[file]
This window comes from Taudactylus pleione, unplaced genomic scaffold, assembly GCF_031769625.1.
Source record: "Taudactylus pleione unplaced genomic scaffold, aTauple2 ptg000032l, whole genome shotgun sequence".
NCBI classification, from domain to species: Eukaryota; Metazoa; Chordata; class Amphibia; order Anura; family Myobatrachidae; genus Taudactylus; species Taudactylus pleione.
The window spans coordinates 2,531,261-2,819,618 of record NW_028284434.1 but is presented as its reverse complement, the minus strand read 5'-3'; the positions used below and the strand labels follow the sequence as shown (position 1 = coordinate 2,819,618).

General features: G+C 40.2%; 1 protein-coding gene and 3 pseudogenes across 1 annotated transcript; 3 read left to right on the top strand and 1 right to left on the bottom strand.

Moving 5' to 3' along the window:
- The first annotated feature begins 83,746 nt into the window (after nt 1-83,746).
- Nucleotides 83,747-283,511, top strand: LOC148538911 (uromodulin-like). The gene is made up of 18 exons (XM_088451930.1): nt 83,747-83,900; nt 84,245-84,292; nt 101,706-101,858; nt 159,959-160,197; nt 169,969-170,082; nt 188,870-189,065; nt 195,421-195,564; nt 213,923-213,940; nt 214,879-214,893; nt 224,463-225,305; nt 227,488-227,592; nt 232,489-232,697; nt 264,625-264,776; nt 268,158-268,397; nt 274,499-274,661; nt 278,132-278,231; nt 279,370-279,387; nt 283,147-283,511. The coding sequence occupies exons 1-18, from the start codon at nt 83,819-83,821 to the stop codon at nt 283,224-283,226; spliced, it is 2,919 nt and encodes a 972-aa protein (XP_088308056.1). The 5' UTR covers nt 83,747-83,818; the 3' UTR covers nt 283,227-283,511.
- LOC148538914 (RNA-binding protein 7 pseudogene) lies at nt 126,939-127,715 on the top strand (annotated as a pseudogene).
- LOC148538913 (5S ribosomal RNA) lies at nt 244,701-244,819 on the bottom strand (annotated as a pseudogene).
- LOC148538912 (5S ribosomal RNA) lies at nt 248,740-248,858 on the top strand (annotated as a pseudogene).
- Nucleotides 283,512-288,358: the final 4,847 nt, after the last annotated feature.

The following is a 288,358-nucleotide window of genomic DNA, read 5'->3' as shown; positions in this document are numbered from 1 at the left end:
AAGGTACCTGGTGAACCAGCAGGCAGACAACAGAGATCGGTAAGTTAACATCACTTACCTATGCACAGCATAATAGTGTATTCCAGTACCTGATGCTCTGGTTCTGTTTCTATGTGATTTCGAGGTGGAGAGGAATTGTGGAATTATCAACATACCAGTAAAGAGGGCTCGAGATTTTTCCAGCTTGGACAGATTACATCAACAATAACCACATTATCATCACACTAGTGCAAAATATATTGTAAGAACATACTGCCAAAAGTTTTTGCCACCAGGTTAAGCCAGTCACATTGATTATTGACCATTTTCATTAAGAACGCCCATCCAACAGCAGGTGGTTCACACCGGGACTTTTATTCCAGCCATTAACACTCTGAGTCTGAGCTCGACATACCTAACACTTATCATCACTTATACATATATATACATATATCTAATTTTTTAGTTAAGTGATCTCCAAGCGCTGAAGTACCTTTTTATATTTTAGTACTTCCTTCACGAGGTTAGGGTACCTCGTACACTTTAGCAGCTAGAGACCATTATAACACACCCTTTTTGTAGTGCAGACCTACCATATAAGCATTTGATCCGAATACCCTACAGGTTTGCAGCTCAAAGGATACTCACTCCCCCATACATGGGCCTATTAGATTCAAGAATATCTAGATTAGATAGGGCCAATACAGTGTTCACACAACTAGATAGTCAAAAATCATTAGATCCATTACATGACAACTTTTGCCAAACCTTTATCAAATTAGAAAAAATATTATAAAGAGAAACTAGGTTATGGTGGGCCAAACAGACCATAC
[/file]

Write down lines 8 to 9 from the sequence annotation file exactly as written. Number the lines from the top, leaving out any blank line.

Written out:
- Nucleotides 83,747-283,511, top strand: LOC148538911 (uromodulin-like). The gene is made up of 18 exons (XM_088451930.1): nt 83,747-83,900; nt 84,245-84,292; nt 101,706-101,858; nt 159,959-160,197; nt 169,969-170,082; nt 188,870-189,065; nt 195,421-195,564; nt 213,923-213,940; nt 214,879-214,893; nt 224,463-225,305; nt 227,488-227,592; nt 232,489-232,697; nt 264,625-264,776; nt 268,158-268,397; nt 274,499-274,661; nt 278,132-278,231; nt 279,370-279,387; nt 283,147-283,511. The coding sequence occupies exons 1-18, from the start codon at nt 83,819-83,821 to the stop codon at nt 283,224-283,226; spliced, it is 2,919 nt and encodes a 972-aa protein (XP_088308056.1). The 5' UTR covers nt 83,747-83,818; the 3' UTR covers nt 283,227-283,511.
- LOC148538914 (RNA-binding protein 7 pseudogene) lies at nt 126,939-127,715 on the top strand (annotated as a pseudogene).